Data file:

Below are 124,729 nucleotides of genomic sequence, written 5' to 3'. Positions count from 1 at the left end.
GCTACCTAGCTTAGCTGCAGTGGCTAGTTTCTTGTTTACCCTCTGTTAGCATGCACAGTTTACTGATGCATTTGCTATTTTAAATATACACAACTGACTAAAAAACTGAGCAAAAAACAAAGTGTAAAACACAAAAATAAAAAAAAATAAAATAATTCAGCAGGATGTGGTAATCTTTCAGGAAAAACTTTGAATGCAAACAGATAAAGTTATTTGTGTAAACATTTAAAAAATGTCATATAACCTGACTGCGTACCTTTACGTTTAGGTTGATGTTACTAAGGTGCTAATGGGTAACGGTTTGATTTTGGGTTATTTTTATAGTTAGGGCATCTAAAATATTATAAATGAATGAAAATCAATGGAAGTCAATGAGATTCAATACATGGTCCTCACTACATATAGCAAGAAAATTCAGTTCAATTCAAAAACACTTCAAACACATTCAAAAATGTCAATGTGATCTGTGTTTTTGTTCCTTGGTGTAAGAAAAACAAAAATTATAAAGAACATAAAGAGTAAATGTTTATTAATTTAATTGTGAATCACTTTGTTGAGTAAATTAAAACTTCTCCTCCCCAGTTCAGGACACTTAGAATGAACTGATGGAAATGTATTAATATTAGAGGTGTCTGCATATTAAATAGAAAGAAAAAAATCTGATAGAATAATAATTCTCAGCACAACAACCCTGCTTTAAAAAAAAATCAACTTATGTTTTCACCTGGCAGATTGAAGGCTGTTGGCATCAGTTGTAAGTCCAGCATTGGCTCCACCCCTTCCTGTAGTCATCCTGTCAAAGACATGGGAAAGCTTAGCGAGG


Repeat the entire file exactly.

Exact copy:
Below are 124,729 nucleotides of genomic sequence, written 5' to 3'. Positions count from 1 at the left end.
GCTACCTAGCTTAGCTGCAGTGGCTAGTTTCTTGTTTACCCTCTGTTAGCATGCACAGTTTACTGATGCATTTGCTATTTTAAATATACACAACTGACTAAAAAACTGAGCAAAAAACAAAGTGTAAAACACAAAAATAAAAAAAAATAAAATAATTCAGCAGGATGTGGTAATCTTTCAGGAAAAACTTTGAATGCAAACAGATAAAGTTATTTGTGTAAACATTTAAAAAATGTCATATAACCTGACTGCGTACCTTTACGTTTAGGTTGATGTTACTAAGGTGCTAATGGGTAACGGTTTGATTTTGGGTTATTTTTATAGTTAGGGCATCTAAAATATTATAAATGAATGAAAATCAATGGAAGTCAATGAGATTCAATACATGGTCCTCACTACATATAGCAAGAAAATTCAGTTCAATTCAAAAACACTTCAAACACATTCAAAAATGTCAATGTGATCTGTGTTTTTGTTCCTTGGTGTAAGAAAAACAAAAATTATAAAGAACATAAAGAGTAAATGTTTATTAATTTAATTGTGAATCACTTTGTTGAGTAAATTAAAACTTCTCCTCCCCAGTTCAGGACACTTAGAATGAACTGATGGAAATGTATTAATATTAGAGGTGTCTGCATATTAAATAGAAAGAAAAAAATCTGATAGAATAATAATTCTCAGCACAACAACCCTGCTTTAAAAAAAAATCAACTTATGTTTTCACCTGGCAGATTGAAGGCTGTTGGCATCAGTTGTAAGTCCAGCATTGGCTCCACCCCTTCCTGTAGTCATCCTGTCAAAGACATGGGAAAGCTTAGCGAGG